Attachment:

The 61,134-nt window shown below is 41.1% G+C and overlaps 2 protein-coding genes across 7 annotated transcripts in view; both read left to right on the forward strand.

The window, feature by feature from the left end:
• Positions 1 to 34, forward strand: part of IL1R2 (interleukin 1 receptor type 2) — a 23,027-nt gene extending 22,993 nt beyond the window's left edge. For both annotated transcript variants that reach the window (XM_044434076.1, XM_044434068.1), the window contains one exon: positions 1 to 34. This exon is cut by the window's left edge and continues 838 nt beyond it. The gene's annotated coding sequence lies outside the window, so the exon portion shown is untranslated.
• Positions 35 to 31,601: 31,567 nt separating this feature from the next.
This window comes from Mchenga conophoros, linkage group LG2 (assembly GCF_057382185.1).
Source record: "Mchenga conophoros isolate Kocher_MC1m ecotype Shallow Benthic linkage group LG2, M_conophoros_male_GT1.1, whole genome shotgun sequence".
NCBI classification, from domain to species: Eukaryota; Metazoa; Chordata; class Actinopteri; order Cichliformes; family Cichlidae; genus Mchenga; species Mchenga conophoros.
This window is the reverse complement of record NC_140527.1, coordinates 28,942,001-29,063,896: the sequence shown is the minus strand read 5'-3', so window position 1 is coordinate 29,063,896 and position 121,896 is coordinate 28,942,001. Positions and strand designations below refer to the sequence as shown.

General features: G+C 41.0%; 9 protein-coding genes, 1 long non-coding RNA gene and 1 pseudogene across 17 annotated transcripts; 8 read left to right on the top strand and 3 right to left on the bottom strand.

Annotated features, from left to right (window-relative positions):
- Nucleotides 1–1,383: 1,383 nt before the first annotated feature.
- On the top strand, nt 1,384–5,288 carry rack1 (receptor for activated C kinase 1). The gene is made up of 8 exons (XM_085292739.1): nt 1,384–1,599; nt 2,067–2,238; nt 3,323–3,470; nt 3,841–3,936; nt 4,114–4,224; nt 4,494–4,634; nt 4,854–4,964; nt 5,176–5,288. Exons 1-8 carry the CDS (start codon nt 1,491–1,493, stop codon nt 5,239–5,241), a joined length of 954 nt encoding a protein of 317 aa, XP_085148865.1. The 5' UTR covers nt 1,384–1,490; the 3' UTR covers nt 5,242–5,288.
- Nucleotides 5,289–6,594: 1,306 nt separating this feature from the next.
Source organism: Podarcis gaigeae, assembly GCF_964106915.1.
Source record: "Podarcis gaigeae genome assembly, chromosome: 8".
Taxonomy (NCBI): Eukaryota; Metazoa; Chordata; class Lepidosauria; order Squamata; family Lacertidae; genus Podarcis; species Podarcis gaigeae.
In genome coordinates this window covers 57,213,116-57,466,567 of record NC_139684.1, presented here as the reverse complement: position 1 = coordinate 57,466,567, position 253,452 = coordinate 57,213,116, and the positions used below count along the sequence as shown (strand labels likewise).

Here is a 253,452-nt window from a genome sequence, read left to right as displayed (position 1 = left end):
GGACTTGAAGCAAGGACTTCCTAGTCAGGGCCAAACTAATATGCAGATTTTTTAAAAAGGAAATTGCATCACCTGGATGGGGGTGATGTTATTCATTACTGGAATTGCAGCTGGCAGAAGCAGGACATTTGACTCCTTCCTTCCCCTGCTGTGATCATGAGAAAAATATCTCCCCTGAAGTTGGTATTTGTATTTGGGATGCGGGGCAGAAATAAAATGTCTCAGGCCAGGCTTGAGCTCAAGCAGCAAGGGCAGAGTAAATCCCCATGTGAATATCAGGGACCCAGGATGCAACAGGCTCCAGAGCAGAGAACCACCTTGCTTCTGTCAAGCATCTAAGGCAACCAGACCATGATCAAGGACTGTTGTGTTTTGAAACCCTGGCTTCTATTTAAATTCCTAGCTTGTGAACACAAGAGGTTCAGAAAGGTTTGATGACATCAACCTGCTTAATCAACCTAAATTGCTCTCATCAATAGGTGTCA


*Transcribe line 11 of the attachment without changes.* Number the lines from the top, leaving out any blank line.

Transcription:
- Nucleotides 1–1,383: 1,383 nt before the first annotated feature.